Bloomberg Businessweek Announces 2017 MBA Rankings
Bloomberg Businessweek has announced its list of 2017’s best business schools in the United States, and Harvard Business School took first place for the third straight year. The 2017 list is characterized by near constant movement, with only two schools in the top 20 holding on to their same position as last year, and the rest of the list shifting up and down in surprising ways.
Businessweek’s Top Ten Business Schools
- Harvard Business School (no change)
- Wharton School (6th in 2016)
- MIT Sloan School of Management (7th in 2016)
- Chicago Booth School of Business (no change)
- Stanford Graduate School of Business (2nd in 2016)
- Duke’s Fuqua School of Business (3rd in 2016)
- Dartmouth’s Tuck School of Business (5th in 2016)
- Kellogg School of Management (9th in 2016)
- Columbia Business School (11th in 2016)
- Rice Jones Graduate School of Business (8th in 2016)
Notably, two highly regarded MBA programs lost ground this year, with the UC Berkeley Haas School of Business slipping out of the Top Ten and placing 11th in the new ranking, and UVa Darden School of Business dipping from 12th last year to 17th in 2017.
The Bloomberg ranking methodology includes an employer survey (35% of score), alumni survey (30%), student survey (15%), job placement rate (10%), and starting salary (10%). MBA hopefuls should keep in mind that, because the full-time rankings comprise five elements, it’s possible to rank highly without knocking every category out of the ballpark. For example, Chicago Booth maintained its 4th place standing overall while ranking 35th in the alumni survey rank.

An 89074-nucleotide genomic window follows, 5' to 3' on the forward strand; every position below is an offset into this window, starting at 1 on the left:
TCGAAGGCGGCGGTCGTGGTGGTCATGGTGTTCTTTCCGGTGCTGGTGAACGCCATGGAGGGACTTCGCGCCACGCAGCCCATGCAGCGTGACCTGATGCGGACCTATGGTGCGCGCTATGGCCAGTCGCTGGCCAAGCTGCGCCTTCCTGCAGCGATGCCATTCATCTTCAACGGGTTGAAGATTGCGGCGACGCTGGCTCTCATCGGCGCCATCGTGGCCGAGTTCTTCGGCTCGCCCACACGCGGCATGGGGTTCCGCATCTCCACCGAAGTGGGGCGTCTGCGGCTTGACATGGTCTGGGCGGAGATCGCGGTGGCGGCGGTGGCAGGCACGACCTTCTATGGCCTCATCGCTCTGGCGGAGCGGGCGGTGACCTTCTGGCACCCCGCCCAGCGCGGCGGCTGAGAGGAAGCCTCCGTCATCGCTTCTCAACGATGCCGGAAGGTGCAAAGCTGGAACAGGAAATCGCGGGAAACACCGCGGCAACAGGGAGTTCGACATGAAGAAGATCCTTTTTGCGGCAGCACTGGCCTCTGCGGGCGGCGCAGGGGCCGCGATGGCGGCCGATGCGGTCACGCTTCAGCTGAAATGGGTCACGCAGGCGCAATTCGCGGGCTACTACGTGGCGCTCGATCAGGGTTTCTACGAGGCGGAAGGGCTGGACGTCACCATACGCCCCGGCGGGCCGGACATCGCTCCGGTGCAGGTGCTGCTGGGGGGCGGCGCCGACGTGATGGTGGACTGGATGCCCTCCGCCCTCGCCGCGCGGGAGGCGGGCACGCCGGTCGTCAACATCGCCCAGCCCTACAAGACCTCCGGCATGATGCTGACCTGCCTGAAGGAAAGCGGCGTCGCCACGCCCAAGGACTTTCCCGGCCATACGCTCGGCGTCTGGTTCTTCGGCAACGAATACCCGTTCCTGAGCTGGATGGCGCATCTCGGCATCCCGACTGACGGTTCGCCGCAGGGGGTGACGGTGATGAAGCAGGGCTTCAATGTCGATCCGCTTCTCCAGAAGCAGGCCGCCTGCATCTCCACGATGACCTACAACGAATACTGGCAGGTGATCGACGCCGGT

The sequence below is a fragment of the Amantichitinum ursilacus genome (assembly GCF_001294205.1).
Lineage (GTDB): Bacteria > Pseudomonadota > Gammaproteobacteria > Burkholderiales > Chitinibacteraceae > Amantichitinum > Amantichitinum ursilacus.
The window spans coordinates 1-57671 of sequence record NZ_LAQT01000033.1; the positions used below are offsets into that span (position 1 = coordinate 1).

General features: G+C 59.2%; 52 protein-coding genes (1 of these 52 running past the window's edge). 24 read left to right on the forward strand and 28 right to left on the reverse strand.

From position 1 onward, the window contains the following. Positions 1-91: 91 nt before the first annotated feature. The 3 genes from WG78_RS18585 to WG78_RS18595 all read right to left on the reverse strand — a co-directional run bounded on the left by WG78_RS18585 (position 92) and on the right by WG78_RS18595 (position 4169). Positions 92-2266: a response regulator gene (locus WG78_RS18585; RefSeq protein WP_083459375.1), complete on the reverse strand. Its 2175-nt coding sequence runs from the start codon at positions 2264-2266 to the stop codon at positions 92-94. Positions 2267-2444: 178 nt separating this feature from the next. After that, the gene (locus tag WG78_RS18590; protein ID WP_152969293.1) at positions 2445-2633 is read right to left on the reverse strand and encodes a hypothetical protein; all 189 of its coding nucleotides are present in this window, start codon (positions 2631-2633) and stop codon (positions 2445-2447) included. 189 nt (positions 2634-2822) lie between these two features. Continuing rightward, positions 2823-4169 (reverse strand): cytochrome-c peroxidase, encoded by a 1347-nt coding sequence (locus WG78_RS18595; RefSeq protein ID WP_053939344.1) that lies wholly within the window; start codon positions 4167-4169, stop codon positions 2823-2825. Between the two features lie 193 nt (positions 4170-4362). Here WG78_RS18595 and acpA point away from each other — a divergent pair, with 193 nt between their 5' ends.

Click on over to Bloomberg Businessweek to see the details for all of the 85 schools ranked in this list. And remember, here at SBC we don’t like to encourage clients to focus too heavily on rankings when they’re making their MBA program selections. However, we also know those headed for b-school really can’t help themselves, so be sure to consider multiple factors when making your final school selection.